The moment that I truly realized I was on my journey, I watched Los Angeles disappear through the small airplane window and heard first in Spanish, the emergency instructions, then in English. The next hours on LAN (Lima Airlines) were a Fellini blur of trays of airplane food and wine, tangled airplane blankets and pillows– waiting in strange airports feeling lost, not sure if I was in the right place, the right terminal, the right gate, as no one seemed to speak English… clocks that seemed to go forward, backward—Finally, seventeen hours, one refueling and 2 planes later, I peered out a now familiar little window, and watched mysterious dark fingers of clouds bleed into the psychedelic orange sunrise. We were heading over a small piece of land that, seemingly,was floating at the very end of the earth. At long last, we were landing… on the most isolated inhabited island in the entire world… the mysterious, mystical Easter Island!
I staggered out of the plane, suffocating in the heat and humidity… December, summer in this part of the world. Placed between the airplane itself and the little terminal, a hand painted sign pointed out that we had arrived in Easter Island…a colorful flowered lei was placed around my neck…faces and arms helped me and my luggage into a van. Bouncing along the primitive rutted roads to the hotel… Explora, it was called… a rustic, low lying wooden structure, part of the land… with wide open shutters flung open to the navy sea and fields of grazing horses and cattle. I collapsed on my bed staring up at the wooden timbered ceiling…. nausea, headache, muscles tight and painful from the trip and no sleep… the air breezing through the windows, so clean that my lungs began to cough, expelling toxins of the world I had just come from. I slept with shoes on and awoke to the sunlight… it was 9:00 pm… it felt like a dream… Light and night. I discovered in the glass covered restaurant that the sun does not go down until after 10 pm. My dinner and wine tasted of the earth. The next few days I tramped, climbed, panted… The great, many ton, (some 82 tons) looming volcanic rock Moai heads of Easter Island, (Rapa Nui, Chile 1250-1500)… 887 of them scattered all over the hills, on the beaches, facing their generations of children… protecting them, the beautiful people of the island, with their golden flesh bodies carved from Michelangelo’s chisel.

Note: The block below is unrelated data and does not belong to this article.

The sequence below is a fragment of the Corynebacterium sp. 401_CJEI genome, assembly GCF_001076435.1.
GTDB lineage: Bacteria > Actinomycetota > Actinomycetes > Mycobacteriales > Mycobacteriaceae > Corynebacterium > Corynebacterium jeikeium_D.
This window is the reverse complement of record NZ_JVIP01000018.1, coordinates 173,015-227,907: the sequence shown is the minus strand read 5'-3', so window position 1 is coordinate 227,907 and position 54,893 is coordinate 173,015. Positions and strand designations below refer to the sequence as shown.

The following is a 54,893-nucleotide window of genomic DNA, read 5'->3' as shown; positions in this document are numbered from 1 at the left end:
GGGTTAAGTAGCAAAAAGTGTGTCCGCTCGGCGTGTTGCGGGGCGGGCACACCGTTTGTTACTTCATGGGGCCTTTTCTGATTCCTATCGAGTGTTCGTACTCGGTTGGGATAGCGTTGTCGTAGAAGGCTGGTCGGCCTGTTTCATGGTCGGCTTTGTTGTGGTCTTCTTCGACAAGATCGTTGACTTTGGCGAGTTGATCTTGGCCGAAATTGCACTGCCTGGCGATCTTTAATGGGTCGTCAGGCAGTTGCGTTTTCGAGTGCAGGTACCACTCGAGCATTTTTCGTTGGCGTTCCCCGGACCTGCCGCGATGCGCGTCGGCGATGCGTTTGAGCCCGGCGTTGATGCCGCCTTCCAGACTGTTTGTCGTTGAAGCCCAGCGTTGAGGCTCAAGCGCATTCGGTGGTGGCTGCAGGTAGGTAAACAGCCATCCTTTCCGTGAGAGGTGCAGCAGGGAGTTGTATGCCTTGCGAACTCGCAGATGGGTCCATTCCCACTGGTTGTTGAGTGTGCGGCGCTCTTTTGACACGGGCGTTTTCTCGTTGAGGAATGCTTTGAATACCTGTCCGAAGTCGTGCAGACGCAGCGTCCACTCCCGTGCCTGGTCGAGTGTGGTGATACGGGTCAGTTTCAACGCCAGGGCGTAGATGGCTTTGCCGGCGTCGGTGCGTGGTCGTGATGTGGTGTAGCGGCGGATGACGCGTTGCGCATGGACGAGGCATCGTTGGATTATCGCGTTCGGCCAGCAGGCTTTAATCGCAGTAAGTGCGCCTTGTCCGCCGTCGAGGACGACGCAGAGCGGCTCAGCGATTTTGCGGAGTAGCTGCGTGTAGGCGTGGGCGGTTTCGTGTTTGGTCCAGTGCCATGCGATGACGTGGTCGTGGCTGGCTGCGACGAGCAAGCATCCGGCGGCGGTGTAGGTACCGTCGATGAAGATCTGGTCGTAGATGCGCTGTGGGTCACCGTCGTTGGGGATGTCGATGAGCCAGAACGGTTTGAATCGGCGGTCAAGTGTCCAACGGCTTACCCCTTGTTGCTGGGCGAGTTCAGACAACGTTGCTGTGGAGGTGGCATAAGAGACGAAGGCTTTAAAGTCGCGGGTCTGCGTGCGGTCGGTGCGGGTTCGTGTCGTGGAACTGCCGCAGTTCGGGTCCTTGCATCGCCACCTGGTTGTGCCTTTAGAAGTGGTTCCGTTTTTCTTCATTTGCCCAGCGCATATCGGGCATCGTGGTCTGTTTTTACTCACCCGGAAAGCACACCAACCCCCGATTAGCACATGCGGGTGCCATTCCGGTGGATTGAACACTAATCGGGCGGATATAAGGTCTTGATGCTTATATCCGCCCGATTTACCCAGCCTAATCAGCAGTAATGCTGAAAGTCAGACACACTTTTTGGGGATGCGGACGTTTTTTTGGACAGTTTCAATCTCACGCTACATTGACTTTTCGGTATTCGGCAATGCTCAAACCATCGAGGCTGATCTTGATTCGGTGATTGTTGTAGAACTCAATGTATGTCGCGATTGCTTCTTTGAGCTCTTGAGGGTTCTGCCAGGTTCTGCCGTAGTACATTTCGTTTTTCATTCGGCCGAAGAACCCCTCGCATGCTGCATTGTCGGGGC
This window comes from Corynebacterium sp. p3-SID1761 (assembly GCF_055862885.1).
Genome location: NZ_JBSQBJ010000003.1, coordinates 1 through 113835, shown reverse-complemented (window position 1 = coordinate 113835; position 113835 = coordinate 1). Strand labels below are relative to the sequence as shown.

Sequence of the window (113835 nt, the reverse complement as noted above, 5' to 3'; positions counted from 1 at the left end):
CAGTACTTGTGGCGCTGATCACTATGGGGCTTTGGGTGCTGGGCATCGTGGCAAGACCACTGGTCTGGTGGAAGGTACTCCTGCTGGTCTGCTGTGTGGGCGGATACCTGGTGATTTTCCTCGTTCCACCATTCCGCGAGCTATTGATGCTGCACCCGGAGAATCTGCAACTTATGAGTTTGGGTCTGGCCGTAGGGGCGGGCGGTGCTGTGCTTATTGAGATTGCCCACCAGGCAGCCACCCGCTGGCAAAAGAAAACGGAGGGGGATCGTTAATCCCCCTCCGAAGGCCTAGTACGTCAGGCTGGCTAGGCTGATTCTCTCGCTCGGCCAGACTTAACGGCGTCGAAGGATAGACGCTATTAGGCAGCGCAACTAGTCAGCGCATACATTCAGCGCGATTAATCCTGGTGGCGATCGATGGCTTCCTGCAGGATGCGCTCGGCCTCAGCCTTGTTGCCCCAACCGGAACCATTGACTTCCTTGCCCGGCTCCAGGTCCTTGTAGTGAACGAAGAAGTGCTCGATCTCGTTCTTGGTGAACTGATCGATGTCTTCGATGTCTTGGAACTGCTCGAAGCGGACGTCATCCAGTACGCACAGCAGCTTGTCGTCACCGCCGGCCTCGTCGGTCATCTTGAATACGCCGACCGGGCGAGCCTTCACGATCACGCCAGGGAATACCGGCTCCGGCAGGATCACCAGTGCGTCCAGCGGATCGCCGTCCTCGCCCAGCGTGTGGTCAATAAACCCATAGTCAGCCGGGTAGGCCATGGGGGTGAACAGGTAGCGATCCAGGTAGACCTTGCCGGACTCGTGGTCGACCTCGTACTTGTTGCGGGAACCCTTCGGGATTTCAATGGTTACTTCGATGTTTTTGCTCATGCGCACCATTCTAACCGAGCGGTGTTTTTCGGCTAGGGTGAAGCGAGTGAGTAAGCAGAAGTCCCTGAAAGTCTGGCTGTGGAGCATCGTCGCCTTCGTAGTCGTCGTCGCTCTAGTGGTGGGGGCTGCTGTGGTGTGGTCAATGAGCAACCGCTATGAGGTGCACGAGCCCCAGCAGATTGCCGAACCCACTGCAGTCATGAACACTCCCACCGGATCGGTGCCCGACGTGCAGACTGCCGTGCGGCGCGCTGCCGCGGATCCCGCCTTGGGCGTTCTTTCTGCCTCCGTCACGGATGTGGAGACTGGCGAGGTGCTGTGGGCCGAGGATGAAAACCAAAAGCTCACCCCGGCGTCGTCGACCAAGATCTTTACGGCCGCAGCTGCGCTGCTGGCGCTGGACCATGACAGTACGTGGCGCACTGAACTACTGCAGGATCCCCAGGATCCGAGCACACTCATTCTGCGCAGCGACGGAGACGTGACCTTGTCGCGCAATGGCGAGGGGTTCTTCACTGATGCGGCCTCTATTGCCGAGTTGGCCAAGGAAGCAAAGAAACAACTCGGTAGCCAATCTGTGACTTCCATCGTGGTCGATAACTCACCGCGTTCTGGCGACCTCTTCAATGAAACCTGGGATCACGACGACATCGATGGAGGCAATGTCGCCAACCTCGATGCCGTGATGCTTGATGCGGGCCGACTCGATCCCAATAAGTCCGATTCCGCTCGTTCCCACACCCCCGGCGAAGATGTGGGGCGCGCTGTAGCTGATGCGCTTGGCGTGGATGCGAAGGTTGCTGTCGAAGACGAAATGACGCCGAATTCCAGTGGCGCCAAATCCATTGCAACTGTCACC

The forever vivid towering image of the magical Moai… on rough, ancient platforms, 15 of them… giant and godlike, lined up one next to the other, backlit from the setting sun.
I held my breath and felt myself moved backward step after step…faster and faster in the field… their immense power pushing me back in worship and obedience. I finally stopped and faced them all… their unspeakable energy. I remember not breathing for a very long moment… My body prickled. It was as though I was waiting for them to speak. I waited a long while. It was getting dark. And then finally the staring stone eyes told me one word… eternal… that we are ‘always’… just as they are… and always will be.
TRAVELS: WORLD CRUISE 2009-2010